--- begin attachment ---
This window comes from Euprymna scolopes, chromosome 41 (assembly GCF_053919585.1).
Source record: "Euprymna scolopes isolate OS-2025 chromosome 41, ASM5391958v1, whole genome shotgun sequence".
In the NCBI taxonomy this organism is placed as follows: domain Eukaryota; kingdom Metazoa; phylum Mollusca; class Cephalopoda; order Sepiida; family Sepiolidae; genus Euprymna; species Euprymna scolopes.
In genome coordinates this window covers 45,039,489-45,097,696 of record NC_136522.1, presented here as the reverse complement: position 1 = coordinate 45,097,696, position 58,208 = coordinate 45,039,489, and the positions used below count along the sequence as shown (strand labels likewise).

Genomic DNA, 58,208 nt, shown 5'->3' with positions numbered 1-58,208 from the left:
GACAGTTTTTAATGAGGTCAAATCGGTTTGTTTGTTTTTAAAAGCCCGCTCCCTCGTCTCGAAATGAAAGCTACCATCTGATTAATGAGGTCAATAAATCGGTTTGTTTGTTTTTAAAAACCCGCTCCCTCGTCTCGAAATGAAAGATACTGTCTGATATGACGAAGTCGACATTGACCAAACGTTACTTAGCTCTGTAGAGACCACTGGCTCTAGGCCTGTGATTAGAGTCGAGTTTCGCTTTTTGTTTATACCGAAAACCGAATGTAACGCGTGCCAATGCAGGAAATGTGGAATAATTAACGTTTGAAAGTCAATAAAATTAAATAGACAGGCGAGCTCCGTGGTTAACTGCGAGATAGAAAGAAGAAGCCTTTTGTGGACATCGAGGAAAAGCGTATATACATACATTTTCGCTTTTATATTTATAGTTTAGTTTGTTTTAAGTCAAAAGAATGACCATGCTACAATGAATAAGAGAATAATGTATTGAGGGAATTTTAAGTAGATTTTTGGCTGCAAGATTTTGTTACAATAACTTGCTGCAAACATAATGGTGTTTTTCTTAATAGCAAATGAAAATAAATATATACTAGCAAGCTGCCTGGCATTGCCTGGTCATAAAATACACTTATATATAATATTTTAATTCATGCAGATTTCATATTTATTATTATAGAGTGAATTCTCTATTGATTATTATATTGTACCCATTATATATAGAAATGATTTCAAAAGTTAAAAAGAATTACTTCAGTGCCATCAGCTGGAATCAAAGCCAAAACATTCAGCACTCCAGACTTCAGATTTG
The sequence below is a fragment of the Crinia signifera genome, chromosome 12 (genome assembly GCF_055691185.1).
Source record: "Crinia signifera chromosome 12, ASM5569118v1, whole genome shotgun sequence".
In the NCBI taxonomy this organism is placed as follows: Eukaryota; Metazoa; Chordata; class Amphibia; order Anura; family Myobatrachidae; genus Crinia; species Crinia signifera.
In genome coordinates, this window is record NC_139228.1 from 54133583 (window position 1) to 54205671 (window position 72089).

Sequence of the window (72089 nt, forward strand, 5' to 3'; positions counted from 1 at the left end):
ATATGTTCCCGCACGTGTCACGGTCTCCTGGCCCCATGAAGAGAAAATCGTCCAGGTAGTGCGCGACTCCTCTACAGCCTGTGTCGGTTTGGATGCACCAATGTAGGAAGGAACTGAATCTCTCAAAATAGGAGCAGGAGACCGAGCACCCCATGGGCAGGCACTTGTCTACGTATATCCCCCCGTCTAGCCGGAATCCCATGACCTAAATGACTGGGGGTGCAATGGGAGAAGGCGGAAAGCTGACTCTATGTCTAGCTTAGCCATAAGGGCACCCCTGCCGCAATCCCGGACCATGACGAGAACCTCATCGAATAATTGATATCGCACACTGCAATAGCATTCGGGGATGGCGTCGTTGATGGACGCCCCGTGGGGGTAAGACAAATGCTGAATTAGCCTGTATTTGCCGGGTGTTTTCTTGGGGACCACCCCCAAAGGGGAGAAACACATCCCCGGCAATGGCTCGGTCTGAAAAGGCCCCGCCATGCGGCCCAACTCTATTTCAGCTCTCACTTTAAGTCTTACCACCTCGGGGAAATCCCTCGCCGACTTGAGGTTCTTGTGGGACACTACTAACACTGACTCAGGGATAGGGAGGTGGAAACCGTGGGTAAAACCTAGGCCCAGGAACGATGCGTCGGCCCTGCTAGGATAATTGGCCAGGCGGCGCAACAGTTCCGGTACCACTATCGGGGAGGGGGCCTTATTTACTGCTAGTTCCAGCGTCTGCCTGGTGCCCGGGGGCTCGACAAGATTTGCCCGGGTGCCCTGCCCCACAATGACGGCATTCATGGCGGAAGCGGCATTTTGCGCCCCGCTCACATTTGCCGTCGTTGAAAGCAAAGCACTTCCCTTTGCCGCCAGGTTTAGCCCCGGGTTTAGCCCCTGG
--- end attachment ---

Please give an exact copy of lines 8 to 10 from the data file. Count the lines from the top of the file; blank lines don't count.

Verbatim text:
Source record: "Crinia signifera chromosome 12, ASM5569118v1, whole genome shotgun sequence".
In the NCBI taxonomy this organism is placed as follows: Eukaryota; Metazoa; Chordata; class Amphibia; order Anura; family Myobatrachidae; genus Crinia; species Crinia signifera.
In genome coordinates, this window is record NC_139228.1 from 54133583 (window position 1) to 54205671 (window position 72089).